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Gender Differences in Reactions to Fact Checking of Negative Commercials

Published online by Cambridge University Press:  26 May 2016

Kim L. Fridkin
Arizona State University
Jillian Courey
Arizona State University
Samantha Hernandez
Arizona State University
Joshua Spears
Arizona State University


One of most negative campaigns in history may have taken place during the 2014 Senate election cycle. Nearly 75% of senate ads aired during a two-week period in early fall of 2014 showed a candidate in a negative light, according to the Wesleyan Media Project. A postelection analysis by the Center for Public Integrity showed that 46% of the more than one million ads aired during the 2014 senate campaigns were negative. And, in the most competitive states, the proportion of negative ads was even higher (e.g., 67% in North Carolina, 58% in Kansas). Negative advertisements sponsored by candidates, interest groups, and political parties are being launched on the airways, in newspapers, on radio, and via the Internet at an unprecedented pace. These advertisements, however, are now routinely subjected to fact checking. The Washington Post, along with many other fact-checking organizations, such as PolitiFact, The AP Factcheck, and, examine thousands of statements and political advertisements during campaigns to determine the accuracy of the claims. For instance, during the 2012 election cycle, PolitiFact had 36 reporters and editors working in 11 states producing more than 800 fact checks on the presidential campaign and hundreds more for candidates running for the U.S. House and U.S. Senate.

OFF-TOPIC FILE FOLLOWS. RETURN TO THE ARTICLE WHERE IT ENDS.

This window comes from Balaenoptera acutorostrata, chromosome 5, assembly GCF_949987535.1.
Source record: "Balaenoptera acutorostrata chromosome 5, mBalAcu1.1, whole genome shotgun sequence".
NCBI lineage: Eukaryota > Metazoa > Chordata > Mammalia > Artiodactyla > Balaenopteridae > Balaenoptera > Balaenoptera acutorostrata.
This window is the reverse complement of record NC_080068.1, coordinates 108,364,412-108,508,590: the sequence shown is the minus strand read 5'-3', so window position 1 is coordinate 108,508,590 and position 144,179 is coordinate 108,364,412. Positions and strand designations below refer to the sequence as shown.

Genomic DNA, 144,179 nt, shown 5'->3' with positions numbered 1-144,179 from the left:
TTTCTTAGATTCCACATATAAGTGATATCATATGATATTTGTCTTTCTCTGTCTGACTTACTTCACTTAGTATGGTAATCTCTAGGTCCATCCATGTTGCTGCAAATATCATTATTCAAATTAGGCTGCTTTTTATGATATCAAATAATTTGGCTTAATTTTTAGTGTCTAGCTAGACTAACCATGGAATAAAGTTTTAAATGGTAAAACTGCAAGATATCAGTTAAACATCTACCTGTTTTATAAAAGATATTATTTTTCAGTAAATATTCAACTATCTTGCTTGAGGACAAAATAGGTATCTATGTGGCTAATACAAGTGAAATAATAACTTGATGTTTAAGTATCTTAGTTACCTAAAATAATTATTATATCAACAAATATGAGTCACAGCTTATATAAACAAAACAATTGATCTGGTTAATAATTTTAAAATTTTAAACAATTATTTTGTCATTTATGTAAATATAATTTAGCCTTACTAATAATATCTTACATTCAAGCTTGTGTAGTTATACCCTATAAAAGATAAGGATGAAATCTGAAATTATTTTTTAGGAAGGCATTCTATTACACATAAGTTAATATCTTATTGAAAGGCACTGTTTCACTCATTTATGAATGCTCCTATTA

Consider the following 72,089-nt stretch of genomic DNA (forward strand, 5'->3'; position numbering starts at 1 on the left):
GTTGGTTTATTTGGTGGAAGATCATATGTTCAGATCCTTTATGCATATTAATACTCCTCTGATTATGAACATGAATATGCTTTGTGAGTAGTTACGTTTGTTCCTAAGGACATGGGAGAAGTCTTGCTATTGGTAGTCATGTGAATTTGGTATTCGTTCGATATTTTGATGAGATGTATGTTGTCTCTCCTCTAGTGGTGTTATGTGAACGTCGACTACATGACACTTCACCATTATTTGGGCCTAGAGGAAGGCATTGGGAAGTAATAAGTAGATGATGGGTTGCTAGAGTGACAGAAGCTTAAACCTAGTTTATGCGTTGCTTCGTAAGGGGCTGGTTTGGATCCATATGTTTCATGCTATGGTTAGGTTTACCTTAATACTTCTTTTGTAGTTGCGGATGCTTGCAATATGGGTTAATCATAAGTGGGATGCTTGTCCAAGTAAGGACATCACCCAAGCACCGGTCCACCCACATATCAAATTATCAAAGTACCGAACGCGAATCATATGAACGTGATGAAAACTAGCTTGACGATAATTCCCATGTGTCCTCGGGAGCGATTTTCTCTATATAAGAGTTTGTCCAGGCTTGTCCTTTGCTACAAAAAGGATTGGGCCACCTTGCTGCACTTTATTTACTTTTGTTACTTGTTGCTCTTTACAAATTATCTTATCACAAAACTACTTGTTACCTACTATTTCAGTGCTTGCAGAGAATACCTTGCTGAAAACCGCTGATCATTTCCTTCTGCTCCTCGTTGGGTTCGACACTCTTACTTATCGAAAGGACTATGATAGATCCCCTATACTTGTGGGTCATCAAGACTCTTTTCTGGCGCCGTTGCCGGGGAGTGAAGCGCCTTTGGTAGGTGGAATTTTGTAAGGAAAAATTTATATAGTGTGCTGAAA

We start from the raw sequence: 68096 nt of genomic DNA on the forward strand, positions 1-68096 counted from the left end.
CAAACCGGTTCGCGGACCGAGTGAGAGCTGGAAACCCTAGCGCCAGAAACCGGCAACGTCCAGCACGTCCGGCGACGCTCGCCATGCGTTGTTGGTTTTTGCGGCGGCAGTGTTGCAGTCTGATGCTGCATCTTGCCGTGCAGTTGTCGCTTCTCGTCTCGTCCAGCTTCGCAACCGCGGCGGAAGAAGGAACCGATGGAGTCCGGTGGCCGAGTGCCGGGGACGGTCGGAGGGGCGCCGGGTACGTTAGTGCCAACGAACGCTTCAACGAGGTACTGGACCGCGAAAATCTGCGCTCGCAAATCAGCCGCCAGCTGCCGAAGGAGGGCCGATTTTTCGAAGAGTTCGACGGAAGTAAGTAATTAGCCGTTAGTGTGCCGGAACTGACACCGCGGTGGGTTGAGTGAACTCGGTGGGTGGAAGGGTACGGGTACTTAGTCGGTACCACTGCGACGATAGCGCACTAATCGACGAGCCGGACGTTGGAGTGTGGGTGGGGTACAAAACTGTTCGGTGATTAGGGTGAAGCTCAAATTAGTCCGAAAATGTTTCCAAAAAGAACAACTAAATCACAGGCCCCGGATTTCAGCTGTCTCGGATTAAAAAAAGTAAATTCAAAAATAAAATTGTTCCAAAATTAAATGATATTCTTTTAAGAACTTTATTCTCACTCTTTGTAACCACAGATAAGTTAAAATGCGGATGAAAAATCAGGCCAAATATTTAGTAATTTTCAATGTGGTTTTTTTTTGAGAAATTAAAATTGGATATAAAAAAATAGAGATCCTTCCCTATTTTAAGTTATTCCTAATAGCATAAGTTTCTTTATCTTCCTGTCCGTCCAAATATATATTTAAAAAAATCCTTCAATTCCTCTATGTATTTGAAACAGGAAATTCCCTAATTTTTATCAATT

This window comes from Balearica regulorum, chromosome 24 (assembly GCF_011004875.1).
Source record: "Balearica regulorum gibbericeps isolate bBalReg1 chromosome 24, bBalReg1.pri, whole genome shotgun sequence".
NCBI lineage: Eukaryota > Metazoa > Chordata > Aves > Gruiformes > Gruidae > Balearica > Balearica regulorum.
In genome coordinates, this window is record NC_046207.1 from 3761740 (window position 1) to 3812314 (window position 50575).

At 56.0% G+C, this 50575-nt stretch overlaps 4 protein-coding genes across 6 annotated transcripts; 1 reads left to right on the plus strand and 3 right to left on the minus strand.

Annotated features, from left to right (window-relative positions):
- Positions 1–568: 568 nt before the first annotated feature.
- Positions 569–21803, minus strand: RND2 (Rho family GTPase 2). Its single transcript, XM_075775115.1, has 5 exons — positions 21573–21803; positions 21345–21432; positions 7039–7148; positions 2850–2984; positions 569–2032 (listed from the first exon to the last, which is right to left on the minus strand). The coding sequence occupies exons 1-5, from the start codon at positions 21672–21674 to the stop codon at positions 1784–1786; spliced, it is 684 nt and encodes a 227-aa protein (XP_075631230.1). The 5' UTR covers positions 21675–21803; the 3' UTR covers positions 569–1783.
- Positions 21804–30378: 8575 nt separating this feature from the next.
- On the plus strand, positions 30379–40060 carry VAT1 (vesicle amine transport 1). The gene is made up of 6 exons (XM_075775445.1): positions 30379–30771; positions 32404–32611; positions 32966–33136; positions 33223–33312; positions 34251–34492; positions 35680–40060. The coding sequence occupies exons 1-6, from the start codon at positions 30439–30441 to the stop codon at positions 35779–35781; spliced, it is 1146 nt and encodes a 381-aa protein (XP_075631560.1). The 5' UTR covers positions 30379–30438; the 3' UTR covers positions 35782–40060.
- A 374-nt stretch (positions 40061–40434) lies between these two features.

Thematic Issue: Women, Media, and Politics in a Comparative Perspective
Copyright © The Women and Politics Research Section of the American Political Science Association 2016 

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